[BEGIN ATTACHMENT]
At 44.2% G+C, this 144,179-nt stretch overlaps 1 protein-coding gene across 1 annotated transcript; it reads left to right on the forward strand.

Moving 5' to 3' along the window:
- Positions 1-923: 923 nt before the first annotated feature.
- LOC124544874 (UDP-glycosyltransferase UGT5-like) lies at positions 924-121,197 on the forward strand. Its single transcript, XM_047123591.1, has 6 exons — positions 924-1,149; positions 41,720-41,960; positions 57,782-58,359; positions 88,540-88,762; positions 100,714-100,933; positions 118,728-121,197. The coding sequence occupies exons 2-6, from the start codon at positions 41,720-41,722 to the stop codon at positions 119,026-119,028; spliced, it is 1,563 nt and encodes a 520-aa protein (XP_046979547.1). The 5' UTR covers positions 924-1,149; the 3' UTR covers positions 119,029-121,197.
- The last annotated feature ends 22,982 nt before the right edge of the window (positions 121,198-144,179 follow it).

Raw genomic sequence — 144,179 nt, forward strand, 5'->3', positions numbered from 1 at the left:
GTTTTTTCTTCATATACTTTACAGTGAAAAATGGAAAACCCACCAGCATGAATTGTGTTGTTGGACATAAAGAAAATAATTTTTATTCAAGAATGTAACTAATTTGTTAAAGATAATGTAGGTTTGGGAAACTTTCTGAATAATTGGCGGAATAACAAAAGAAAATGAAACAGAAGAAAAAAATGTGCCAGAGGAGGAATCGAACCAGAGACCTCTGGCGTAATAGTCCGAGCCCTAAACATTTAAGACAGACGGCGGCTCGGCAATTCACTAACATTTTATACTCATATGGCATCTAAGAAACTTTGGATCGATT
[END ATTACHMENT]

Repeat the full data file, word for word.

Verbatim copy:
At 44.2% G+C, this 144,179-nt stretch overlaps 1 protein-coding gene across 1 annotated transcript; it reads left to right on the forward strand.

Moving 5' to 3' along the window:
- Positions 1-923: 923 nt before the first annotated feature.
- LOC124544874 (UDP-glycosyltransferase UGT5-like) lies at positions 924-121,197 on the forward strand. Its single transcript, XM_047123591.1, has 6 exons — positions 924-1,149; positions 41,720-41,960; positions 57,782-58,359; positions 88,540-88,762; positions 100,714-100,933; positions 118,728-121,197. The coding sequence occupies exons 2-6, from the start codon at positions 41,720-41,722 to the stop codon at positions 119,026-119,028; spliced, it is 1,563 nt and encodes a 520-aa protein (XP_046979547.1). The 5' UTR covers positions 924-1,149; the 3' UTR covers positions 119,029-121,197.
- The last annotated feature ends 22,982 nt before the right edge of the window (positions 121,198-144,179 follow it).

Raw genomic sequence — 144,179 nt, forward strand, 5'->3', positions numbered from 1 at the left:
GTTTTTTCTTCATATACTTTACAGTGAAAAATGGAAAACCCACCAGCATGAATTGTGTTGTTGGACATAAAGAAAATAATTTTTATTCAAGAATGTAACTAATTTGTTAAAGATAATGTAGGTTTGGGAAACTTTCTGAATAATTGGCGGAATAACAAAAGAAAATGAAACAGAAGAAAAAAATGTGCCAGAGGAGGAATCGAACCAGAGACCTCTGGCGTAATAGTCCGAGCCCTAAACATTTAAGACAGACGGCGGCTCGGCAATTCACTAACATTTTATACTCATATGGCATCTAAGAAACTTTGGATCGATT